By Gregory S. Martin, CSCS, SCCC, USAW
The role of the Strength and Conditioning Coach is more than just deciding whether to place pull-ups before bench press or do crunches with or without a med ball. More elements are involved than just counting repetitions. The responsibility carries more weight. Here is a list of fundamentals that can aid us in being a better coach to our athletes.
1. Motivate – You have to consistently motivate your athletes. Whether it is instilling in them intrinsic methods of motivation or extrinsic methods by positive reinforcement or team competition
2. Anticipate – Changes in a Strength Coaches day is in the fine print of the job description. Class schedules change. Players may not be able to participate in workouts due to injury. Knowing that these changes are possible is to our advantage.
3. Accommodate – When the day doesn’t go as planned, our reaction must be quick. When a greater number of players expected show up to lift, they must be worked in. Hosting camps may throw a curve ball to the daily schedule. How you plan the day will not always be how it turns out.
4. Acclimate – When the day’s plans change, we have to roll with it. There has never been a day when we write a program for a day’s lift where we don’t change something when we look at it a second time. We must adjust to every situation.
5. Communicate – Communication is key; everyone one must be on the same page. The coaching staff, the sports medicine team and the strength staff must be in tune to what is going on with the athletes and have the same goals in mind. Better communication will cultivate better organization.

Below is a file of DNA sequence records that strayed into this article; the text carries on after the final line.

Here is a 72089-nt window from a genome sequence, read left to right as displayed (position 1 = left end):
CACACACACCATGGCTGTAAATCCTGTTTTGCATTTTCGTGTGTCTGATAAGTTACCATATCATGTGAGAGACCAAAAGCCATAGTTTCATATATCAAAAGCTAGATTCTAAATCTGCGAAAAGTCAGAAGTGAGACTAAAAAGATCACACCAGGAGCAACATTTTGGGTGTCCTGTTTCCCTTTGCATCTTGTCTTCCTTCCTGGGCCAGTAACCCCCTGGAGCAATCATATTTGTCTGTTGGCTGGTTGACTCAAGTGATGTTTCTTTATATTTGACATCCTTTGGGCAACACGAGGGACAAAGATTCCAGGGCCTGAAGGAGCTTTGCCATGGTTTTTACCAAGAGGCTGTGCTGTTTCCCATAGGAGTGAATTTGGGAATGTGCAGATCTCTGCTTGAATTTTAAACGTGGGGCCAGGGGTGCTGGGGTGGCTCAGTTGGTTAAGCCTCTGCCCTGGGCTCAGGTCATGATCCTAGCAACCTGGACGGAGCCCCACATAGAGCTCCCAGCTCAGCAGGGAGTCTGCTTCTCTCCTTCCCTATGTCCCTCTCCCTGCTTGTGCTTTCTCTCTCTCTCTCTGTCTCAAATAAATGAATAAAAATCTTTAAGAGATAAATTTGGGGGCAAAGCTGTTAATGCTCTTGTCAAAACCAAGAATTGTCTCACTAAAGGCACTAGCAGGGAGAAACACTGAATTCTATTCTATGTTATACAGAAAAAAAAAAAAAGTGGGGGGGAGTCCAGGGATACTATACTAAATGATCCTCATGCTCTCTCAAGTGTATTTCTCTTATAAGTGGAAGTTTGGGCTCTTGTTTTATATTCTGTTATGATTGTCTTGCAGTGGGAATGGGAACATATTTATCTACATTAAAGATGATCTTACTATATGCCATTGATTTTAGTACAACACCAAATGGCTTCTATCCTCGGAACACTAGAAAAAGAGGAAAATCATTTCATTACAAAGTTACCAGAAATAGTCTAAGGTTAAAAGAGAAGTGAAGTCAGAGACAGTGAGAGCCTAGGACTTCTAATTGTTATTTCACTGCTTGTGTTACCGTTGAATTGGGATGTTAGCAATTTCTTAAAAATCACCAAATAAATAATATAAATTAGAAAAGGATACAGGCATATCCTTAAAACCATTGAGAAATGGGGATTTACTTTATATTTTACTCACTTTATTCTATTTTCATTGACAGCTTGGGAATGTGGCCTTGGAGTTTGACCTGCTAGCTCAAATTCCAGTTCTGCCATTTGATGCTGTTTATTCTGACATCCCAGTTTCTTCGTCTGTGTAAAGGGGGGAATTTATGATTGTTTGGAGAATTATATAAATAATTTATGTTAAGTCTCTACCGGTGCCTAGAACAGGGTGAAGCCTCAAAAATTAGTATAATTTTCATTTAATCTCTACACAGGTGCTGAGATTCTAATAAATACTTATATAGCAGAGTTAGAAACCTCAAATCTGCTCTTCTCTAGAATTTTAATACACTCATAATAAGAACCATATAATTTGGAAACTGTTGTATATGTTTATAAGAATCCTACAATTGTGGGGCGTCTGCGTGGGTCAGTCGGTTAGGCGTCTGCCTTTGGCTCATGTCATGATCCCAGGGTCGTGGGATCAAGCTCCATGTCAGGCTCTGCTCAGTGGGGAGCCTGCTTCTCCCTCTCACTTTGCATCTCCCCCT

6. Congratulate – Consistently bring to light positive things that your athletes do to the rest of the team. Make aware the player’s successes in and out of the classroom.
7. Educate – Not only are we there to supervise and teach proper exercise technique, but it is our responsibility to give life instruction. Once athletics are over, these young adults become members of society. We have the opportunity to instill valuable life lessons.
8. Eliminate – Set the tone early. Let the athletes know that the weight room or the practice field is no place for negativity or distraction. When they come to lift or practice, they are on the job and it is time to work.
The duties of the strength coach are much more than what the general population believes it to be. It has been said that a strength coach must be an entrepreneur, a technician and a manager. If we can make better just one of these, our athletes will be the better for it.
Photo Credit: Phil Johnson